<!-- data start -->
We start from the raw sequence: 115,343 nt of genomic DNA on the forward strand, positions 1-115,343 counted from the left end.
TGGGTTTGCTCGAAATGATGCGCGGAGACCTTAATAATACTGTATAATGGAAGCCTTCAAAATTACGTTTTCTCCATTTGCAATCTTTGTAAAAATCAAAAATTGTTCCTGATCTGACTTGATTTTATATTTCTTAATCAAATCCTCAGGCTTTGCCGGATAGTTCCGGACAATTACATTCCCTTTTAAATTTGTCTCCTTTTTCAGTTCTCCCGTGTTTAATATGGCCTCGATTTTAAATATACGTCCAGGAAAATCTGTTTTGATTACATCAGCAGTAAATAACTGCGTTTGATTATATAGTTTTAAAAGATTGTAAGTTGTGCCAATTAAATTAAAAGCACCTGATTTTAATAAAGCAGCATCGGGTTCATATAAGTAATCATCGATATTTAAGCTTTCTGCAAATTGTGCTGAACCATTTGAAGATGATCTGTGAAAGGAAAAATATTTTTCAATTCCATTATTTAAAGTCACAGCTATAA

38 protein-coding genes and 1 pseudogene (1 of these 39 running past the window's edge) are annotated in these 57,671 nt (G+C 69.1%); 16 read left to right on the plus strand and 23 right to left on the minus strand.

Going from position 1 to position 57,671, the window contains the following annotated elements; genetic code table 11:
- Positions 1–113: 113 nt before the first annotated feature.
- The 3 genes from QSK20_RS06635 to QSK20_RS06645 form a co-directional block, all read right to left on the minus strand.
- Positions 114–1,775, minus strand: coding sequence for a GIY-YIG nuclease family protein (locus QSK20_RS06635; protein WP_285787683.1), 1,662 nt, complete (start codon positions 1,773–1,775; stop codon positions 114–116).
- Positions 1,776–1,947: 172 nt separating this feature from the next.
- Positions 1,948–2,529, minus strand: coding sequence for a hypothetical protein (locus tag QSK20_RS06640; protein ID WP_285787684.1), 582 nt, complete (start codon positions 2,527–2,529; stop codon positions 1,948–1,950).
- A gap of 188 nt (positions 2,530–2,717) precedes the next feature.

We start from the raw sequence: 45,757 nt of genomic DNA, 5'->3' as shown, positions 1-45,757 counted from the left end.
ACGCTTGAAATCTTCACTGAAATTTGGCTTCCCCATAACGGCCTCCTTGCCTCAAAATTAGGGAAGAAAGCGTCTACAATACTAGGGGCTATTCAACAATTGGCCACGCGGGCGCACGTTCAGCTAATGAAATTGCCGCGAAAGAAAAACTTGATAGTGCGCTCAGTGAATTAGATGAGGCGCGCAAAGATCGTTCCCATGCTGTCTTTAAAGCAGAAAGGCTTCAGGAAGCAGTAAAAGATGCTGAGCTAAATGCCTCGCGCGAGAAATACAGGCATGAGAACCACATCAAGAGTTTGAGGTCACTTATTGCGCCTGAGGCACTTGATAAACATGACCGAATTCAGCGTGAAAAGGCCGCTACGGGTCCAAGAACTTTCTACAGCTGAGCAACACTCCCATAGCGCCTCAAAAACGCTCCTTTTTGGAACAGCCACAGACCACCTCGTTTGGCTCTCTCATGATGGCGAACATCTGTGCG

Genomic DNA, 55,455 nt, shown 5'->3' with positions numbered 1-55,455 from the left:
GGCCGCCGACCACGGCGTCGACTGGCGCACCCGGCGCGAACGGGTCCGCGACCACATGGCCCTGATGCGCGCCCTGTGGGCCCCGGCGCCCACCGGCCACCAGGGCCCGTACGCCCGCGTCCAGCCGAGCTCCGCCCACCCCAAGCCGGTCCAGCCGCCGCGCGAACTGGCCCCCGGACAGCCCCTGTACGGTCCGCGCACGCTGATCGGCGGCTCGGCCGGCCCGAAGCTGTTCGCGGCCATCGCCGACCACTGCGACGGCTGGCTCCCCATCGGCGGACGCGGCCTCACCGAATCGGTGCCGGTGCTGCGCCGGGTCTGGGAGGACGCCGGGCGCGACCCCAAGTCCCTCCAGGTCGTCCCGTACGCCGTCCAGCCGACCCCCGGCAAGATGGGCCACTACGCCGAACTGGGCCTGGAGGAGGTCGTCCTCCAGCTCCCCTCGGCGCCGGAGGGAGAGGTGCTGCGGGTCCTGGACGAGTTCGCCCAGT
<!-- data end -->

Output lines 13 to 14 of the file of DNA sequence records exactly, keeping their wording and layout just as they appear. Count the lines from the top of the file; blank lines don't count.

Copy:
Genomic DNA, 55,455 nt, shown 5'->3' with positions numbered 1-55,455 from the left:
GGCCGCCGACCACGGCGTCGACTGGCGCACCCGGCGCGAACGGGTCCGCGACCACATGGCCCTGATGCGCGCCCTGTGGGCCCCGGCGCCCACCGGCCACCAGGGCCCGTACGCCCGCGTCCAGCCGAGCTCCGCCCACCCCAAGCCGGTCCAGCCGCCGCGCGAACTGGCCCCCGGACAGCCCCTGTACGGTCCGCGCACGCTGATCGGCGGCTCGGCCGGCCCGAAGCTGTTCGCGGCCATCGCCGACCACTGCGACGGCTGGCTCCCCATCGGCGGACGCGGCCTCACCGAATCGGTGCCGGTGCTGCGCCGGGTCTGGGAGGACGCCGGGCGCGACCCCAAGTCCCTCCAGGTCGTCCCGTACGCCGTCCAGCCGACCCCCGGCAAGATGGGCCACTACGCCGAACTGGGCCTGGAGGAGGTCGTCCTCCAGCTCCCCTCGGCGCCGGAGGGAGAGGTGCTGCGGGTCCTGGACGAGTTCGCCCAGT